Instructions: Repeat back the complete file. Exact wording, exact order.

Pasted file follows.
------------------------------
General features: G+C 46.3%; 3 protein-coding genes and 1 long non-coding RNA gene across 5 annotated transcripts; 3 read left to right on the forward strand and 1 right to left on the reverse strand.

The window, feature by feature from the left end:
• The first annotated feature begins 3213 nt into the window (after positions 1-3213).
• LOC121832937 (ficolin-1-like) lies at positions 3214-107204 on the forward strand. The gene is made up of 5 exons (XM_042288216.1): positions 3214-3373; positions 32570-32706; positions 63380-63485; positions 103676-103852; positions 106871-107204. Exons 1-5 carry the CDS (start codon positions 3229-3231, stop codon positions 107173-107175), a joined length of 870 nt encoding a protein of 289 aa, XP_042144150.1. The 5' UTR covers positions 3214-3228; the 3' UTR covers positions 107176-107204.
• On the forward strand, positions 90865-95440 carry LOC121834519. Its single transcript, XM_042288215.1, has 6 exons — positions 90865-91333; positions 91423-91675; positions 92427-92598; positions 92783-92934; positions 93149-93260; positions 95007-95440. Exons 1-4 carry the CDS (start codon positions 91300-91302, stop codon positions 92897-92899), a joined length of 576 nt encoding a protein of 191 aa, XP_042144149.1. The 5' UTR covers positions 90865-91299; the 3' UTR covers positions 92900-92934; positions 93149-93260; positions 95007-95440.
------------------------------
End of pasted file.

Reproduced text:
General features: G+C 46.3%; 3 protein-coding genes and 1 long non-coding RNA gene across 5 annotated transcripts; 3 read left to right on the forward strand and 1 right to left on the reverse strand.

The window, feature by feature from the left end:
• The first annotated feature begins 3213 nt into the window (after positions 1-3213).
• LOC121832937 (ficolin-1-like) lies at positions 3214-107204 on the forward strand. The gene is made up of 5 exons (XM_042288216.1): positions 3214-3373; positions 32570-32706; positions 63380-63485; positions 103676-103852; positions 106871-107204. Exons 1-5 carry the CDS (start codon positions 3229-3231, stop codon positions 107173-107175), a joined length of 870 nt encoding a protein of 289 aa, XP_042144150.1. The 5' UTR covers positions 3214-3228; the 3' UTR covers positions 107176-107204.
• On the forward strand, positions 90865-95440 carry LOC121834519. Its single transcript, XM_042288215.1, has 6 exons — positions 90865-91333; positions 91423-91675; positions 92427-92598; positions 92783-92934; positions 93149-93260; positions 95007-95440. Exons 1-4 carry the CDS (start codon positions 91300-91302, stop codon positions 92897-92899), a joined length of 576 nt encoding a protein of 191 aa, XP_042144149.1. The 5' UTR covers positions 90865-91299; the 3' UTR covers positions 92900-92934; positions 93149-93260; positions 95007-95440.